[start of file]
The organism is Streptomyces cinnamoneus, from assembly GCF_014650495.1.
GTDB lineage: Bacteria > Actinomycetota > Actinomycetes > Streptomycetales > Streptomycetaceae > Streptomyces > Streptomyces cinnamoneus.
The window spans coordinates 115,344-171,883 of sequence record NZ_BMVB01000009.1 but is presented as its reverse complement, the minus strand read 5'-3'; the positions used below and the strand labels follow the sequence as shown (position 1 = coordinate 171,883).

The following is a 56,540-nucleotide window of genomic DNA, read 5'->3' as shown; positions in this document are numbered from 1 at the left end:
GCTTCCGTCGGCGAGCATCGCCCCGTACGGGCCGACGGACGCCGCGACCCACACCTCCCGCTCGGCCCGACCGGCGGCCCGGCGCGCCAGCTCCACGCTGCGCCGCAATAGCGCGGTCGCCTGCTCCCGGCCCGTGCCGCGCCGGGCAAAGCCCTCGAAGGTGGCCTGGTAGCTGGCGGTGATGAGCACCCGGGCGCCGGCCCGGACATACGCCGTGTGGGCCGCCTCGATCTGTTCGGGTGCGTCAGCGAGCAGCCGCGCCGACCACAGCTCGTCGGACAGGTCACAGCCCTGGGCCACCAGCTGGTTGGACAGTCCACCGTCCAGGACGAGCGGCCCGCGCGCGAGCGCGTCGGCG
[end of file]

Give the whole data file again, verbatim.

The organism is Streptomyces cinnamoneus, from assembly GCF_014650495.1.
GTDB lineage: Bacteria > Actinomycetota > Actinomycetes > Streptomycetales > Streptomycetaceae > Streptomyces > Streptomyces cinnamoneus.
The window spans coordinates 115,344-171,883 of sequence record NZ_BMVB01000009.1 but is presented as its reverse complement, the minus strand read 5'-3'; the positions used below and the strand labels follow the sequence as shown (position 1 = coordinate 171,883).

The following is a 56,540-nucleotide window of genomic DNA, read 5'->3' as shown; positions in this document are numbered from 1 at the left end:
GCTTCCGTCGGCGAGCATCGCCCCGTACGGGCCGACGGACGCCGCGACCCACACCTCCCGCTCGGCCCGACCGGCGGCCCGGCGCGCCAGCTCCACGCTGCGCCGCAATAGCGCGGTCGCCTGCTCCCGGCCCGTGCCGCGCCGGGCAAAGCCCTCGAAGGTGGCCTGGTAGCTGGCGGTGATGAGCACCCGGGCGCCGGCCCGGACATACGCCGTGTGGGCCGCCTCGATCTGTTCGGGTGCGTCAGCGAGCAGCCGCGCCGACCACAGCTCGTCGGACAGGTCACAGCCCTGGGCCACCAGCTGGTTGGACAGTCCACCGTCCAGGACGAGCGGCCCGCGCGCGAGCGCGTCGGCG